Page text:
Gently layer bags in pot. Nestle extra egg in a central position where it's easily retrievable. Cover tightly and steam 15 minutes, maintaining water at full rolling boil. Uncover pot, set aside extra egg, and gently rearrange bags from top to bottom to promote even cooking. Replace egg and re-cover pot.
Steam additional 5 minutes, then retrieve extra egg and crack open. If it's hard-cooked, clambakes are done. If egg is not yet cooked, steam bags an additional 5 to 10 minutes. (If you're unsure, untie one bag and test with another egg). When done, lobsters will be completely red. Transfer each bag to large plate and serve immediately.
To serve, divide melted butter among 4 small cups and season to taste with salt. Ladle some broth from pot into 4 small bowls. Cut open bags. Discard any steamers or mussels that have not opened and loosely arrange food on plates. Sprinkle with Old Bay seasoning. Place one cup of butter, one dish of broth, and one lemon wedge on each plate. Have bowls for shells and plenty of napkins at the ready.
• For an outdoor clambake, the food is layered from the longest cooking time (on the bottom) to the shortest. In the indoor version, all ingredients must cook in the same time, so the potatoes are boiled in advance.
Wednesday, August 20, 2008
I've found that when you approach an exciting market filled with specialty stores that it is best to leave it to the pros. Ask them what they like. What they suggest. And why. To own a store like this or to even work in one requires passion. These people are often great cooks. They love to share their recipes and will talk for hours if you let them. Sometimes, these folks are better than any cooking show or cookbook you can get your hands on. I love that.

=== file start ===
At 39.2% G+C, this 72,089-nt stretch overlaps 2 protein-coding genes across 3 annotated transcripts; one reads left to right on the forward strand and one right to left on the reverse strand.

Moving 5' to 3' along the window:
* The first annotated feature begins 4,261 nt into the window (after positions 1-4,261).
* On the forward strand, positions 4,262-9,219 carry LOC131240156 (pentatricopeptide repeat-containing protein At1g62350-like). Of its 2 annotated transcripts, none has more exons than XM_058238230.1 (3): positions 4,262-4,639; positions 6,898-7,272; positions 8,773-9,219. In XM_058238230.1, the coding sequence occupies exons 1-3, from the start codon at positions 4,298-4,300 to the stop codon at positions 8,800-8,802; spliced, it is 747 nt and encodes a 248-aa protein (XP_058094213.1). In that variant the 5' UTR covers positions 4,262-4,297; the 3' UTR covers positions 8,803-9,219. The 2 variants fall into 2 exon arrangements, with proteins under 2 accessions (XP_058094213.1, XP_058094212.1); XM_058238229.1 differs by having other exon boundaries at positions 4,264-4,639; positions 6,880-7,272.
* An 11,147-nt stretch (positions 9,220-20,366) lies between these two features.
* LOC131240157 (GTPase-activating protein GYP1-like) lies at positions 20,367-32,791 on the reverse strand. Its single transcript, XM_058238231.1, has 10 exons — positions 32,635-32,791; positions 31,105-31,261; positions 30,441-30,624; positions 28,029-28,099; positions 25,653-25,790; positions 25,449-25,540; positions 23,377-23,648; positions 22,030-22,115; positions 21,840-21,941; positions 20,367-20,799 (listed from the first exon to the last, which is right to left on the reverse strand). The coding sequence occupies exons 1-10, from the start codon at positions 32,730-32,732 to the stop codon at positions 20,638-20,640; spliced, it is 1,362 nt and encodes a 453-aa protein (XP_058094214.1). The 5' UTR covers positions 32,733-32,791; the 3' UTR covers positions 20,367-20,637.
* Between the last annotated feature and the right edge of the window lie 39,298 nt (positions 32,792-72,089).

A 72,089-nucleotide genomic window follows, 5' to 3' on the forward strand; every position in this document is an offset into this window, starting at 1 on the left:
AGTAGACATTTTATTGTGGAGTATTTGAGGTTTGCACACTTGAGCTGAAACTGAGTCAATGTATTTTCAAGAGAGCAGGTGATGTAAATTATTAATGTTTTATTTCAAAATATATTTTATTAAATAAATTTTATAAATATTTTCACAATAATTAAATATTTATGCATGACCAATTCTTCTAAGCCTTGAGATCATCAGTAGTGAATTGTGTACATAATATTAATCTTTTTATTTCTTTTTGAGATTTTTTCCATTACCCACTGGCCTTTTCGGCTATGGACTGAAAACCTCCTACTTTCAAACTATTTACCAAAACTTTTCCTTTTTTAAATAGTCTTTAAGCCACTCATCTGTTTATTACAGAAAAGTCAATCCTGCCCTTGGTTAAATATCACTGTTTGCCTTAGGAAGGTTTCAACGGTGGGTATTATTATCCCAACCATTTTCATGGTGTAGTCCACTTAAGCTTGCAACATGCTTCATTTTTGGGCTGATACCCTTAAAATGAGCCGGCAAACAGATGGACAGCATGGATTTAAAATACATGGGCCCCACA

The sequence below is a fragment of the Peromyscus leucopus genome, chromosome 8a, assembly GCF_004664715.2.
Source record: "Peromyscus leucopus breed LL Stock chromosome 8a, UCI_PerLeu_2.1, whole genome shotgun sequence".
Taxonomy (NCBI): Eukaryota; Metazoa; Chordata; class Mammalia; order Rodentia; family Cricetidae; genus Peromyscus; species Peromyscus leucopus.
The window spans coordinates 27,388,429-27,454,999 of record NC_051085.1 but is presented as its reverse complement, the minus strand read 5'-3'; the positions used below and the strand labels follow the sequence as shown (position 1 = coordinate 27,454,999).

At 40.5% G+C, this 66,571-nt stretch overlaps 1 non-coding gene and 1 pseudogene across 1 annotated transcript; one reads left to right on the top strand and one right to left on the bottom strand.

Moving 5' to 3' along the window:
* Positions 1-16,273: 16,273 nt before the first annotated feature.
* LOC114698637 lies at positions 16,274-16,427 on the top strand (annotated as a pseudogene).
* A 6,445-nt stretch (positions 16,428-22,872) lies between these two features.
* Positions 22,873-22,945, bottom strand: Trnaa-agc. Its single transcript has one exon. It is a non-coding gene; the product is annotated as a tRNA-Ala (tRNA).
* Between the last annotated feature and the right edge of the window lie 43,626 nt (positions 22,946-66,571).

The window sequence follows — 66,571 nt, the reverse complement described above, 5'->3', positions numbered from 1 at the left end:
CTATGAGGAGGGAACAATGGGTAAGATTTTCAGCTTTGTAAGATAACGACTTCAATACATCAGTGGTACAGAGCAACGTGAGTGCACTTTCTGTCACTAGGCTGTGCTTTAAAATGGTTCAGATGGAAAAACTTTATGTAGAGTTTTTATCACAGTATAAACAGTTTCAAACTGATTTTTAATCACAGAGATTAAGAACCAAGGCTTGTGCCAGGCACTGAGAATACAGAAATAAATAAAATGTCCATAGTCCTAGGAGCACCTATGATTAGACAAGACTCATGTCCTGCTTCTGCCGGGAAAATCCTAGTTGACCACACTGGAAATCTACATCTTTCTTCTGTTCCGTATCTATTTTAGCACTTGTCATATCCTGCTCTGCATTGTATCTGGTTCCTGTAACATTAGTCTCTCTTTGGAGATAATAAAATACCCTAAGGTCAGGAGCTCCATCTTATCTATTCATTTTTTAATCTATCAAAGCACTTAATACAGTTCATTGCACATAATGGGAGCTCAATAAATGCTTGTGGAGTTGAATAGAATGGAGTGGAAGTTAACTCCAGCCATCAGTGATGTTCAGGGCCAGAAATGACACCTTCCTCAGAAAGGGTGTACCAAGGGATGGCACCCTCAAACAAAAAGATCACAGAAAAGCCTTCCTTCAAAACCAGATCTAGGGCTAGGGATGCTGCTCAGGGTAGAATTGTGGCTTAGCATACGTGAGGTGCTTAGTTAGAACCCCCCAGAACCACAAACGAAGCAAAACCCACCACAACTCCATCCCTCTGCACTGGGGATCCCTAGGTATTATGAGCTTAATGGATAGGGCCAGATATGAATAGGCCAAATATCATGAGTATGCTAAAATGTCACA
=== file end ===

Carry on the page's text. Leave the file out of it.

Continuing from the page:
Shuli was no exception. He insisted that I take some free Herbs de Provence Sea Salt to test against my own since I told him 'I already have that'. I can tell you for a fact that his is much better. I also made it home with a Zhug Dipping Sauce that is a spice mix that I will add some olive oil to and serve with a baguette for snack-time around the house. A teaspoon will do just fine with a 1/4 cup of olive oil. It's spicy but Drew and I love our spice. However, his go-to, the one I HAD to get, was his Harrisa Spice Mix.
Harrisa is a hot blend that can accompany a variety of foods and adds an unmistakable Middle Eastern flavor. It's very common in North African cuisine and can be used in couscous, soups, salads, veggies and kabobs. But I'll use this mostly in my marinades for lamb, beef or chicken just as he suggested as well. The ingredients include chili California, chili New Mexico, coriander, garlic, cumin, cayenne and citric acid. Oh yeah, it can be made into a paste by smashing up some garlic and adding a dash of olive oil in a mortar and pestle.